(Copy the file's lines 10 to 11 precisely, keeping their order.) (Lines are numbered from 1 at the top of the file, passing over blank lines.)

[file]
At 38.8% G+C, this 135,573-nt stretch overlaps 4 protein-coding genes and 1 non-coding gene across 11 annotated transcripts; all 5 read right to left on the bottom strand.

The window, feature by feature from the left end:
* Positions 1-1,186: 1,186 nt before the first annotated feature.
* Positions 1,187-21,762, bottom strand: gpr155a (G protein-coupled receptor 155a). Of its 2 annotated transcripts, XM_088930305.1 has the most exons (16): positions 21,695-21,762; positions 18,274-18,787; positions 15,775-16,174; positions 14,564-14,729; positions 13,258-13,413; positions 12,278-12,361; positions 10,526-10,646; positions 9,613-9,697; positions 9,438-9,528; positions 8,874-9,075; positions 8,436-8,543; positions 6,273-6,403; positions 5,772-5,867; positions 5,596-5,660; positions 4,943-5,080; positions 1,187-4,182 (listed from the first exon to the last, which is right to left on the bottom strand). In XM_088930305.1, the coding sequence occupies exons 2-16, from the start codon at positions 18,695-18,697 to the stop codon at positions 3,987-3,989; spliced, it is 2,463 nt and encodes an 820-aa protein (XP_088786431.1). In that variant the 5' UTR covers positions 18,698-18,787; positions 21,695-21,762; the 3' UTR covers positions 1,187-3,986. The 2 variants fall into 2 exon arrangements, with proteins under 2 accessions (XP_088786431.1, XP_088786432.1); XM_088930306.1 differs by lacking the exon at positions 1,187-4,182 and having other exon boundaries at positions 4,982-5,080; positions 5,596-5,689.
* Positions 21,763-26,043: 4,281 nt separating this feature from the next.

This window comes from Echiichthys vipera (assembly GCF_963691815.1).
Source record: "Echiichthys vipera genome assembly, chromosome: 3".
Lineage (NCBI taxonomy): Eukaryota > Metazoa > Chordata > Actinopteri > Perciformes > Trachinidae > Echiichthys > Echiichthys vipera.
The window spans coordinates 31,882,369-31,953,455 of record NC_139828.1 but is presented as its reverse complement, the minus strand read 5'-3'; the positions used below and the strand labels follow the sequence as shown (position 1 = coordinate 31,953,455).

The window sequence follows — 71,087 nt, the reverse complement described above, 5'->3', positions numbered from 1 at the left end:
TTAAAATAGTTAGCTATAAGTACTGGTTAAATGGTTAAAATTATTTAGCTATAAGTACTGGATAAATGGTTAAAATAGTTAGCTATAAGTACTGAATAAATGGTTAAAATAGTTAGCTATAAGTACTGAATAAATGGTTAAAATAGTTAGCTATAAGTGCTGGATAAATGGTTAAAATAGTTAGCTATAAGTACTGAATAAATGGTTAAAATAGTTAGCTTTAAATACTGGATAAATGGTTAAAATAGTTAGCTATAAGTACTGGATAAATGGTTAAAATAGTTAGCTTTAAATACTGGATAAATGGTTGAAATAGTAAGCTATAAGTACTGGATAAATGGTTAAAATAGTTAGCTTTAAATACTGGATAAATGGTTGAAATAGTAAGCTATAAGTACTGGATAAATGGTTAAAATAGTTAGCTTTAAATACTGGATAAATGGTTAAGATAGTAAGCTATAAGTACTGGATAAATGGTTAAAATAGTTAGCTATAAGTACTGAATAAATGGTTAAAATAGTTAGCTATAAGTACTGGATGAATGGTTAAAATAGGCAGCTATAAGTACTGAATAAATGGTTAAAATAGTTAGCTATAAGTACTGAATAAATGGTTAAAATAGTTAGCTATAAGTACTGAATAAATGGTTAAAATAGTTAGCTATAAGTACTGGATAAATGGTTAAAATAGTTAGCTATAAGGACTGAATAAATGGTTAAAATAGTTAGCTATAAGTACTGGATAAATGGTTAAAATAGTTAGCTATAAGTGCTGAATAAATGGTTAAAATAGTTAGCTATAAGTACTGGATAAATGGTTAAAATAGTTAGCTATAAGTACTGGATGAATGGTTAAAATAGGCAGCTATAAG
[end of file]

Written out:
The window sequence follows — 71,087 nt, the reverse complement described above, 5'->3', positions numbered from 1 at the left end:
TTAAAATAGTTAGCTATAAGTACTGGTTAAATGGTTAAAATTATTTAGCTATAAGTACTGGATAAATGGTTAAAATAGTTAGCTATAAGTACTGAATAAATGGTTAAAATAGTTAGCTATAAGTACTGAATAAATGGTTAAAATAGTTAGCTATAAGTGCTGGATAAATGGTTAAAATAGTTAGCTATAAGTACTGAATAAATGGTTAAAATAGTTAGCTTTAAATACTGGATAAATGGTTAAAATAGTTAGCTATAAGTACTGGATAAATGGTTAAAATAGTTAGCTTTAAATACTGGATAAATGGTTGAAATAGTAAGCTATAAGTACTGGATAAATGGTTAAAATAGTTAGCTTTAAATACTGGATAAATGGTTGAAATAGTAAGCTATAAGTACTGGATAAATGGTTAAAATAGTTAGCTTTAAATACTGGATAAATGGTTAAGATAGTAAGCTATAAGTACTGGATAAATGGTTAAAATAGTTAGCTATAAGTACTGAATAAATGGTTAAAATAGTTAGCTATAAGTACTGGATGAATGGTTAAAATAGGCAGCTATAAGTACTGAATAAATGGTTAAAATAGTTAGCTATAAGTACTGAATAAATGGTTAAAATAGTTAGCTATAAGTACTGAATAAATGGTTAAAATAGTTAGCTATAAGTACTGGATAAATGGTTAAAATAGTTAGCTATAAGGACTGAATAAATGGTTAAAATAGTTAGCTATAAGTACTGGATAAATGGTTAAAATAGTTAGCTATAAGTGCTGAATAAATGGTTAAAATAGTTAGCTATAAGTACTGGATAAATGGTTAAAATAGTTAGCTATAAGTACTGGATGAATGGTTAAAATAGGCAGCTATAAG